The Corner

Politics & Policy

An Ill-Advised Tattoo

In response to The Left Discovers Democracy

Katha Pollitt advises her readers to “tattoo this on your brain: Abortion rights is the majority position.” It’s not really true. I reviewed the data that show a more complicated truth recently:

The public is ambivalent about abortion. People who favor legal abortion can point to a lot of polls that appear to show them in the majority. Because it’s a Supreme Court nomination we are going to be debating, right now they are especially eager to note that polls have pretty consistently shown strong support for Roe v. Wade. In the most recent Kaiser Family Foundation poll, two-thirds of Americans supported it.

But polls that ask other questions about abortion undercut that finding. Gallup has consistently found that a small majority of the public, currently 53 percent, believes that abortion should either be “illegal in all circumstances” or “legal only in a few circumstances.” Only 45 percent of Americans believe that abortion should be legal in the first trimester “when the woman does not want the child for any reason,” and only 28 percent think it should be generally legal in the second trimester.

Roe and its successor cases require abortion to be legal for any reason in the first and second trimesters. (They allow bans after fetal viability, so long as they include an exception when a doctor believes abortion is necessary for the physical or emotional health of the woman.)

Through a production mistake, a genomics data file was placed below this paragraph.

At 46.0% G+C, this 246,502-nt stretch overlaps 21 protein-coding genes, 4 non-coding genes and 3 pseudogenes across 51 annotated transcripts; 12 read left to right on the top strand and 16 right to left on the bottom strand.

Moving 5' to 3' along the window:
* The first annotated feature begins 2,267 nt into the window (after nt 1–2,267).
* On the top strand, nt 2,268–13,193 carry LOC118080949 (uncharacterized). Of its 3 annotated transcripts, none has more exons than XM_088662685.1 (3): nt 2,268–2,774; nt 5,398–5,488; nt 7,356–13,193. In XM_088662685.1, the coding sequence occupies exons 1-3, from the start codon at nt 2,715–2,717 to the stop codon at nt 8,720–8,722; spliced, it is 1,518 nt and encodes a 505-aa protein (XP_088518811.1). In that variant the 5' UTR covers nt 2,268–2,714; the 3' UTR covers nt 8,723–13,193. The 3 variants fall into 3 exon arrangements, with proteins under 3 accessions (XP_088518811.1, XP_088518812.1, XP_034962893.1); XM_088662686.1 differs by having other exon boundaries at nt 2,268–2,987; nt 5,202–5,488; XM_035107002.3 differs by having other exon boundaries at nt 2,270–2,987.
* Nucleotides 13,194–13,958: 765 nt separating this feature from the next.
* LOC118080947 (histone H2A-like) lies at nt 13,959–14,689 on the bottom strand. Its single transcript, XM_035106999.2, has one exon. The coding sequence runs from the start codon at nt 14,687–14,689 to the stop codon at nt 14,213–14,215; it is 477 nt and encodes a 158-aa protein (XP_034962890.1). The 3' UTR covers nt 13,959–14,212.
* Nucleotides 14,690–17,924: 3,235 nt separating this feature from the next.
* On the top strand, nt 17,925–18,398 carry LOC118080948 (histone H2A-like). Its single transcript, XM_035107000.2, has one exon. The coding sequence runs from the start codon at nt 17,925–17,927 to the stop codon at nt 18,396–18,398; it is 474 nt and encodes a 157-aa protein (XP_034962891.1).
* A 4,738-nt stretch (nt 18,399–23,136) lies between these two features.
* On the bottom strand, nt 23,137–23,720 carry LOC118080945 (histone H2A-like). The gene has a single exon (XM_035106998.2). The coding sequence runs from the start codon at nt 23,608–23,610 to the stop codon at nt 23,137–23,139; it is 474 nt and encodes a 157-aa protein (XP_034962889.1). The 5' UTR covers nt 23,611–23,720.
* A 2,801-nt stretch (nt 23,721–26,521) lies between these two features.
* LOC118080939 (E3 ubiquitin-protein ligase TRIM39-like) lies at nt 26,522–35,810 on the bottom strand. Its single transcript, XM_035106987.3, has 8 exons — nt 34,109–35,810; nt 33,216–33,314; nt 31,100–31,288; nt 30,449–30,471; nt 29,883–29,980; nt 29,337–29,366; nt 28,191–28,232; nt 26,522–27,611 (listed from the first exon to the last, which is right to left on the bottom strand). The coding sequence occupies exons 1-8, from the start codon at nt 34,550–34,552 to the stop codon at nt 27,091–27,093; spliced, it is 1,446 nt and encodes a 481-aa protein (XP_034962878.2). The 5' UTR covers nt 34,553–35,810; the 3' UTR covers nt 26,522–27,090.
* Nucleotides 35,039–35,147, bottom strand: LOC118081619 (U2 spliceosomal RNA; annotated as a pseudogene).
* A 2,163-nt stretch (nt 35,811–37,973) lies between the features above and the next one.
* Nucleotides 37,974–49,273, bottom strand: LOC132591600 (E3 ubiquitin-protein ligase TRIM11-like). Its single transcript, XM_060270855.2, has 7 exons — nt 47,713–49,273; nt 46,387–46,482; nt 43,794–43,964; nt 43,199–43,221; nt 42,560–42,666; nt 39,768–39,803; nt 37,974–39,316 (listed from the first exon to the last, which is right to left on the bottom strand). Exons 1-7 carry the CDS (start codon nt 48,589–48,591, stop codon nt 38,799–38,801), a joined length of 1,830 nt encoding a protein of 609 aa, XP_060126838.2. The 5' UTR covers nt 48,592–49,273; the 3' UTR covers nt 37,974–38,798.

In short: Most Americans do not want a ban on abortion, and favor its availability especially early in pregnancy and in cases of rape and incest, threats to the mother’s life, and severe fetal abnormality. But they also favor restrictions that are incompatible with current Supreme Court jurisprudence.

The abortion lobby is quite rational in not wanting abortion policies to be set democratically. If they were, it would lose a lot of ground.

Ramesh Ponnuru — Ramesh Ponnuru is a senior editor for National Review, a columnist for Bloomberg View, a visiting fellow at the American Enterprise Institute, and a senior fellow at the National Review Institute.

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